Government must support ambitious local industrial strategies, backed by new funding and devolved powers, to help local areas play their part in moving the UK to a zero-carbon economy, says a joint study by think tanks Green Alliance and Localis.
Although more than 230 English local authorities have declared climate emergencies in the past year, most have only just begun to consider the changes that will be needed to local energy and transport systems, and to transform the buildings and industries in their areas.
Local industrial strategies, supported by national government, through which local areas can plan to both improve productivity and meet net zero goals, are the most obvious route to change, the report argues.
However, the slow rollout of local industrial strategy is putting local areas with the greatest need of economic revival at risk of missing out on clean growth development opportunities and imperilling the national net zero target.
Entitled ‘The route to clean growth – using local industrial strategies to drive change’, the report calls for the government to reaffirm its commitment to local industrial strategies with clean, climate-resilient growth at their core.
It suggests, for example, that local and combined authorities should have more powers to mandate greener building projects, contrary to the government’s renewed threat to ban them from doing so. They should also be able to use council tax and business rates to meet clean growth objectives.
The think-tanks propose that a proportion of the forthcoming Shared Prosperity Fund is ringfenced for projects that enable clean growth by, for instance, supporting the grid infrastructure needed to expand renewable energy or improving public transport.
If local areas had more scope to take the initiative, as high levels of public concern about climate change suggest their residents want them to, they could futureproof existing areas of strength and build strengths in emerging fields like smart energy systems and offsite construction.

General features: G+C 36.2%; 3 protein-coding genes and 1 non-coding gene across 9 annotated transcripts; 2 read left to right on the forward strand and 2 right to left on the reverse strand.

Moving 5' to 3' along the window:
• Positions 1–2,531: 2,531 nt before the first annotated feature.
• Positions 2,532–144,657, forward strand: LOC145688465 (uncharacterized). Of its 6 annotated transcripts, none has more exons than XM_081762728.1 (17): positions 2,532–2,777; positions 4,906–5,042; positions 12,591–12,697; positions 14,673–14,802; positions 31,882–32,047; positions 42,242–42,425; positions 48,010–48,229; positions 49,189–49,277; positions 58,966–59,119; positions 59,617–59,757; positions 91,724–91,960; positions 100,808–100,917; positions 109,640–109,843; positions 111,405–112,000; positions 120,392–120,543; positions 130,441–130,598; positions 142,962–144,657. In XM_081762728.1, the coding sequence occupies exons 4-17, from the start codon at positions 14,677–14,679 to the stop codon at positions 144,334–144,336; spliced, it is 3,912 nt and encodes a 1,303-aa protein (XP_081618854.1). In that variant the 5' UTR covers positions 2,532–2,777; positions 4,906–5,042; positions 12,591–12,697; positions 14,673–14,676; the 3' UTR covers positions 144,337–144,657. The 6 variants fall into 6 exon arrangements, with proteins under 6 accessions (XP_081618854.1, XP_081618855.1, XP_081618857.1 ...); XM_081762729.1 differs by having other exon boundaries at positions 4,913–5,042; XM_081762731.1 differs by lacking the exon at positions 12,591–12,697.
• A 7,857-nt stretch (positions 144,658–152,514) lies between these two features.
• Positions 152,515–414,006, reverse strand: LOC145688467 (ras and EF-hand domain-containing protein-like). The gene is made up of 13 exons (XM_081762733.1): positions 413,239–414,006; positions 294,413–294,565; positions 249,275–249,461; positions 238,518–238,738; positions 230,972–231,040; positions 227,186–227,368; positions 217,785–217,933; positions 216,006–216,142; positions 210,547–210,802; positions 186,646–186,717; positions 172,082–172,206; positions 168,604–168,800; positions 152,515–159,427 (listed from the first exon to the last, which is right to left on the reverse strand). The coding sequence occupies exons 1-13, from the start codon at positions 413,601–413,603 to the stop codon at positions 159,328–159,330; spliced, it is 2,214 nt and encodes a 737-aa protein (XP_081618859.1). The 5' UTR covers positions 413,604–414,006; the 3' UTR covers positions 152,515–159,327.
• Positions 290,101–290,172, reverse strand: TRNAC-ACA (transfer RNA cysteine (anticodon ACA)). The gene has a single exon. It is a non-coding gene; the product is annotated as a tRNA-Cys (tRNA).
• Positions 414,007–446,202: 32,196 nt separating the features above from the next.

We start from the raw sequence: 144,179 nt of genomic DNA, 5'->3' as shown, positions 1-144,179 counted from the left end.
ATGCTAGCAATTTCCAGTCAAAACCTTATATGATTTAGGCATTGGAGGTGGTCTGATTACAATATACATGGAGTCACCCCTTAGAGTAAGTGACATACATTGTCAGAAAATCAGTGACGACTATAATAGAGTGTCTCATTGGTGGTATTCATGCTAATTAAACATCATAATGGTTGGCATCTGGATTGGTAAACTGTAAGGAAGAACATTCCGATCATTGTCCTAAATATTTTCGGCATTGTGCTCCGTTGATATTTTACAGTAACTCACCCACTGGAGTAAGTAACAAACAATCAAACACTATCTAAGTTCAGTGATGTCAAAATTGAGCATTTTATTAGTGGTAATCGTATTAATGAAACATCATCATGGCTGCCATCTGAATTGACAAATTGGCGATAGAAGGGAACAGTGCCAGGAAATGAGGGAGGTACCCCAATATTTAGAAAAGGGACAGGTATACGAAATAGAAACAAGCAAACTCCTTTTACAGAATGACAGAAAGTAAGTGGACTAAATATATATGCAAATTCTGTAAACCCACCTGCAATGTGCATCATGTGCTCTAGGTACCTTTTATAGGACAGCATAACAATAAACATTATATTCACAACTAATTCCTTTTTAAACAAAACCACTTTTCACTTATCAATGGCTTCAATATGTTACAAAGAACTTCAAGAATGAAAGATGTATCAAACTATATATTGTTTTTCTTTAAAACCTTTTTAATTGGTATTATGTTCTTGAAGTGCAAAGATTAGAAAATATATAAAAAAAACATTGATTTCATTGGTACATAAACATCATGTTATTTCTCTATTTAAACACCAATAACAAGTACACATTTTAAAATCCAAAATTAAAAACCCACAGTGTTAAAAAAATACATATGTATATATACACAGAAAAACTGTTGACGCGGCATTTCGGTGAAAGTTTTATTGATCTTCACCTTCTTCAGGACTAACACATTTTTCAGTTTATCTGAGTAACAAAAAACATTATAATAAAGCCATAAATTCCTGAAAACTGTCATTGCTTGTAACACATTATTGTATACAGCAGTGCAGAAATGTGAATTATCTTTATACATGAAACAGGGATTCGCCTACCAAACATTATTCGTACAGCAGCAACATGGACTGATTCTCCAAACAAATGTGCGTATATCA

The report cites a number of examples of good practice, including Bristol’s pioneering CityLeap project, which is creating new local opportunities by attracting private investment in local energy systems, and the West Midlands, which has put the move to electric vehicles at the heart of its recently published local industrial strategy.
Green Alliance’s head of policy, Roz Bulleid, said:
“The impact of the climate challenges facing us are acutely felt at the local level. Some areas could lose jobs in high carbon industries while others are benefiting from new opportunities such as offshore wind.
“Local policy makers should be building clean growth into the heart of their economic strategies to attract the industries of the future and ensure local resilience in a world increasingly affected by climate change.”
Localis head of research, Joe Fyans, said:
“The clean growth challenge is to make the best use of local resources and powers to drive change across the country and at a much more rapid rate than previously.”
Nicola Yates OBE, CEO of Connected Places Catapult, said,
“Pioneering place leaders are right to be looking at how their Local Industrial Strategies can foster both local prosperity and environmental sustainability.
“Luckily for all of us, the UK has a wealth of brilliant businesses offering innovative solutions and services that can help councils realise their plans for clean local growth. We hope to see more places taking an ambitious approach to delivering clean local growth – and working with the market to achieve those ambitions.”
Leader of Cornwall Council, Julian German, said:
“As the first rural authority in the country to receive a Devolution Deal giving us more funding powers and the opportunity to co-design policy to deliver local services, we back this call for central government to support local industrial strategies with new funding and devolved powers.
“Our New Frontiers proposal and Carbon Neutral Cornwall Action Plan set out our asks of Government outlining future funding requirements and policy changes required to develop clean growth and resilience. We are currently leading a planning shake-up to promote renewable energy, environmental growth and energy-efficient homes and working to further develop the concept of a rural energy innovation zone.”
Nicola Lovett, CEO, ENGIE UK, said:
“This report highlights the key role that local and regional authorities can play to unlock new potential by promoting clean growth – which will in turn accelerate the UK’s journey towards a net-zero future.”
Matthew Rhodes, Chair of Energy Capital, part of West Midlands Combined Authority, said
“Energy Capital has been advocating stronger linkage between local industrial strategy and clean growth, and particularly local control over energy infrastructure development, for a long time.
“We’re pleased to support this report and excited to be working with Transport for West Midlands and constituent local authorities across the West Midlands to support low carbon opportunities and the move to low emission vehicles.”